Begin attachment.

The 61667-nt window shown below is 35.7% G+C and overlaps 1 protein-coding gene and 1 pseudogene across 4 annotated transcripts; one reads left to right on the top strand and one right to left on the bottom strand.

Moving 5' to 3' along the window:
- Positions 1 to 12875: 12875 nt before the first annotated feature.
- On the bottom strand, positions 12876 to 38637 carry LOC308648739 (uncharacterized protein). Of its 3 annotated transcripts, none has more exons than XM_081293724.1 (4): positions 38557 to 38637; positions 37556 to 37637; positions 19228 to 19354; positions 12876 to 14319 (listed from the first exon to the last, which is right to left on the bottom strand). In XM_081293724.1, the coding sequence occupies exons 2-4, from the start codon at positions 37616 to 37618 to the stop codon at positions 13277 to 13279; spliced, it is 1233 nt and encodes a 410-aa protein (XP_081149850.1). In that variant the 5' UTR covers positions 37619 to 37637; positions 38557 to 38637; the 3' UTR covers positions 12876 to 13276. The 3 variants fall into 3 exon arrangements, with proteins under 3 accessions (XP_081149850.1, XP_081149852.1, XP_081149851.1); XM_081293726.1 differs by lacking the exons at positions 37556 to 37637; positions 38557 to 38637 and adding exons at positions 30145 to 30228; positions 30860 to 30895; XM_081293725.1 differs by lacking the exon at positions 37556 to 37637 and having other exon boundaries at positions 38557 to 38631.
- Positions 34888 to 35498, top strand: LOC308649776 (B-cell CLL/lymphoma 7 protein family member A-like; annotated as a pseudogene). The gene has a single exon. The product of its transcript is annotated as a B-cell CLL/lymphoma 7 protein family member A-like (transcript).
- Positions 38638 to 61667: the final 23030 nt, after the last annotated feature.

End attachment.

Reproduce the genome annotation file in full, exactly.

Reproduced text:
The 61667-nt window shown below is 35.7% G+C and overlaps 1 protein-coding gene and 1 pseudogene across 4 annotated transcripts; one reads left to right on the top strand and one right to left on the bottom strand.

Moving 5' to 3' along the window:
- Positions 1 to 12875: 12875 nt before the first annotated feature.
- On the bottom strand, positions 12876 to 38637 carry LOC308648739 (uncharacterized protein). Of its 3 annotated transcripts, none has more exons than XM_081293724.1 (4): positions 38557 to 38637; positions 37556 to 37637; positions 19228 to 19354; positions 12876 to 14319 (listed from the first exon to the last, which is right to left on the bottom strand). In XM_081293724.1, the coding sequence occupies exons 2-4, from the start codon at positions 37616 to 37618 to the stop codon at positions 13277 to 13279; spliced, it is 1233 nt and encodes a 410-aa protein (XP_081149850.1). In that variant the 5' UTR covers positions 37619 to 37637; positions 38557 to 38637; the 3' UTR covers positions 12876 to 13276. The 3 variants fall into 3 exon arrangements, with proteins under 3 accessions (XP_081149850.1, XP_081149852.1, XP_081149851.1); XM_081293726.1 differs by lacking the exons at positions 37556 to 37637; positions 38557 to 38637 and adding exons at positions 30145 to 30228; positions 30860 to 30895; XM_081293725.1 differs by lacking the exon at positions 37556 to 37637 and having other exon boundaries at positions 38557 to 38631.
- Positions 34888 to 35498, top strand: LOC308649776 (B-cell CLL/lymphoma 7 protein family member A-like; annotated as a pseudogene). The gene has a single exon. The product of its transcript is annotated as a B-cell CLL/lymphoma 7 protein family member A-like (transcript).
- Positions 38638 to 61667: the final 23030 nt, after the last annotated feature.